I think Corriverton is home to about 11,000 people. This is a fairly sizeable town considering that the vast majority of the population lives in and around Georgetown. Despite the seemingly large population, Corriverton is actually one of the larger towns in the country. The main street of Corriverton is lined with businesses and restaurants much like in GT, but on a smaller, nicer scale. There were actually a couple of trashcans on the sides of the street in Corriverton, which made all the difference in my mind when it came to having respect for the city. I snapped a number of photos of the town while I was there, mostly to help myself remember that there is more to this country than Georgetown.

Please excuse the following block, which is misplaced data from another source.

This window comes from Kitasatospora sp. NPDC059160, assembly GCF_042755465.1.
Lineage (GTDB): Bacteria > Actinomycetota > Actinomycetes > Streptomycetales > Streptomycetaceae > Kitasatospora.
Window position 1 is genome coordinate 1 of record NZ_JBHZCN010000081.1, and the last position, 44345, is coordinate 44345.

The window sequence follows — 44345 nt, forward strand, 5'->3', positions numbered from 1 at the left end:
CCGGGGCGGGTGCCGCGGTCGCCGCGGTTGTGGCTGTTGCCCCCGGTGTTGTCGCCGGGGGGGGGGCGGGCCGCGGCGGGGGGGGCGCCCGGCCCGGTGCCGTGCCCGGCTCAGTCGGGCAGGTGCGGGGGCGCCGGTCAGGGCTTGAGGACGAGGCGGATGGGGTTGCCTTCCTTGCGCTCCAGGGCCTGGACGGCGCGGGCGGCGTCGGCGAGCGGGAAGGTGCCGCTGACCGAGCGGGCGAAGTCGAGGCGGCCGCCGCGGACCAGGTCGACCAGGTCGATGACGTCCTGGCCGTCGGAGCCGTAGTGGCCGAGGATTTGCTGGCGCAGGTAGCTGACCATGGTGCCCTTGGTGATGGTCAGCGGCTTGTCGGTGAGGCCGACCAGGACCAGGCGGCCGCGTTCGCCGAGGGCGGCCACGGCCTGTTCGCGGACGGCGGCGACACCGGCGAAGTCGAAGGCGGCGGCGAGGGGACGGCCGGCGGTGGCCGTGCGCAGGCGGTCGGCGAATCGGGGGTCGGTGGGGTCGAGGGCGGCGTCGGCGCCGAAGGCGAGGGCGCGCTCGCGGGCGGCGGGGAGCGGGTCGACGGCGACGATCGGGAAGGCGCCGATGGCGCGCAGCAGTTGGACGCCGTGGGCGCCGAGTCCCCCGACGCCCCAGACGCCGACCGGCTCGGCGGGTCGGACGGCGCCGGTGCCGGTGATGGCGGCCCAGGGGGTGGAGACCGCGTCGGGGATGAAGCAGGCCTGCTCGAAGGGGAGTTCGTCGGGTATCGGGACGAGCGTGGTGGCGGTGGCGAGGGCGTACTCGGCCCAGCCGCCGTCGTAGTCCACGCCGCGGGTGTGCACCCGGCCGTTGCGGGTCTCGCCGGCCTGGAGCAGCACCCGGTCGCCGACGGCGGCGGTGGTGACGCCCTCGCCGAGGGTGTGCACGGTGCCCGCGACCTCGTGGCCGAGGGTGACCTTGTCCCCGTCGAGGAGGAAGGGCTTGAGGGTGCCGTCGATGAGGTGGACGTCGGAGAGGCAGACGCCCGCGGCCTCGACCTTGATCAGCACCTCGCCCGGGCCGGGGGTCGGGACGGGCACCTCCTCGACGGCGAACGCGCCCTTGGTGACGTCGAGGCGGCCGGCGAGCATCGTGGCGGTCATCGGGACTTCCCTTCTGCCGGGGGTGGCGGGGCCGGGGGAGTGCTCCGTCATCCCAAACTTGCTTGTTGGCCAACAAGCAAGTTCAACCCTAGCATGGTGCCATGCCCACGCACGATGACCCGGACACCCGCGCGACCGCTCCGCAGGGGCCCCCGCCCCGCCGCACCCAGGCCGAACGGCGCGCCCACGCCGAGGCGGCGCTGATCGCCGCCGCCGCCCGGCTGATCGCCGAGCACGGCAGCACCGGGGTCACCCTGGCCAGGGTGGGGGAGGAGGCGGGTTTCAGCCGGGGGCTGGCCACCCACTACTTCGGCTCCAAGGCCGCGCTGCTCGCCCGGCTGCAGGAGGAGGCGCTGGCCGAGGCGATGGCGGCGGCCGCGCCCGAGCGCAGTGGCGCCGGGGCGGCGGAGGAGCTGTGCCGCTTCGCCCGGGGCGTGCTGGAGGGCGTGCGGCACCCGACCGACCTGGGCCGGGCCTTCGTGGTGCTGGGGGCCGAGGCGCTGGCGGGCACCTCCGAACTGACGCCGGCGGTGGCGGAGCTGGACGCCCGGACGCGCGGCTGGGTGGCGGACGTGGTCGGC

The hotel we stayed in was really, really nice by Guyanese standards. The walls we freshly painted (a bright green color), and the room was clean. We also happened to be the only people staying in the hotel for both Friday and Saturday nights, so we were able to have the bar/café, a sitting area, and the roof all to ourselves whenever we wanted. I took advantage of the third-story rooftop view, which overlooked the entire town, the river, and Suriname in the distance, not to mention the Atlantic Ocean to the west. It was a lucky, random place to have gotten to stay for the weekend. On Saturday night, well after the sun had set, I went up to the roof to look at the stars and listen to the bustle of the little town as Valentine’s Day and Saturday night festivities commenced. Once in a while in Georgetown, I’ll remember to look up to the few dull stars in the sky and remind myself how small I am, but in Corriverton, there were so many stars—and they were so bright—that I was forced to dial back into my humanity more so than when I’m in the city.